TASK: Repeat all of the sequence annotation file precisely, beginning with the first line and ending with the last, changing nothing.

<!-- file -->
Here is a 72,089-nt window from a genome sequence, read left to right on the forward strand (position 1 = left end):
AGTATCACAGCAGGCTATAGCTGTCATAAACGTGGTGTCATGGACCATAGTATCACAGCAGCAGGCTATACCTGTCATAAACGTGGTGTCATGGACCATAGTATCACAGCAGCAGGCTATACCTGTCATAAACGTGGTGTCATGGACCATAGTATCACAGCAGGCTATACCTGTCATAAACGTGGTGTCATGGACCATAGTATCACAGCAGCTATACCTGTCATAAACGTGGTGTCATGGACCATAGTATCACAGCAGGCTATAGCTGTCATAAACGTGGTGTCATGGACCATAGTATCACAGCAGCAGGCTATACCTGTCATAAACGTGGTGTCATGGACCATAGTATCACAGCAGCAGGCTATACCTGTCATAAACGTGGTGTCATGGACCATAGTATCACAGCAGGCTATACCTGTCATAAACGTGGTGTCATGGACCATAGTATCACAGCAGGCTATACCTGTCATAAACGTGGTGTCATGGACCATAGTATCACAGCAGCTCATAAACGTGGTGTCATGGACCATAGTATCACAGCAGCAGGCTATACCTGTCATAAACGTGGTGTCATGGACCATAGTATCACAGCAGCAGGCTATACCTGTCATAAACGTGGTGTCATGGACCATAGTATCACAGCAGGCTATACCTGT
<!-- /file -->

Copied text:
Here is a 72,089-nt window from a genome sequence, read left to right on the forward strand (position 1 = left end):
AGTATCACAGCAGGCTATAGCTGTCATAAACGTGGTGTCATGGACCATAGTATCACAGCAGCAGGCTATACCTGTCATAAACGTGGTGTCATGGACCATAGTATCACAGCAGCAGGCTATACCTGTCATAAACGTGGTGTCATGGACCATAGTATCACAGCAGGCTATACCTGTCATAAACGTGGTGTCATGGACCATAGTATCACAGCAGCTATACCTGTCATAAACGTGGTGTCATGGACCATAGTATCACAGCAGGCTATAGCTGTCATAAACGTGGTGTCATGGACCATAGTATCACAGCAGCAGGCTATACCTGTCATAAACGTGGTGTCATGGACCATAGTATCACAGCAGCAGGCTATACCTGTCATAAACGTGGTGTCATGGACCATAGTATCACAGCAGGCTATACCTGTCATAAACGTGGTGTCATGGACCATAGTATCACAGCAGGCTATACCTGTCATAAACGTGGTGTCATGGACCATAGTATCACAGCAGCTCATAAACGTGGTGTCATGGACCATAGTATCACAGCAGCAGGCTATACCTGTCATAAACGTGGTGTCATGGACCATAGTATCACAGCAGCAGGCTATACCTGTCATAAACGTGGTGTCATGGACCATAGTATCACAGCAGGCTATACCTGT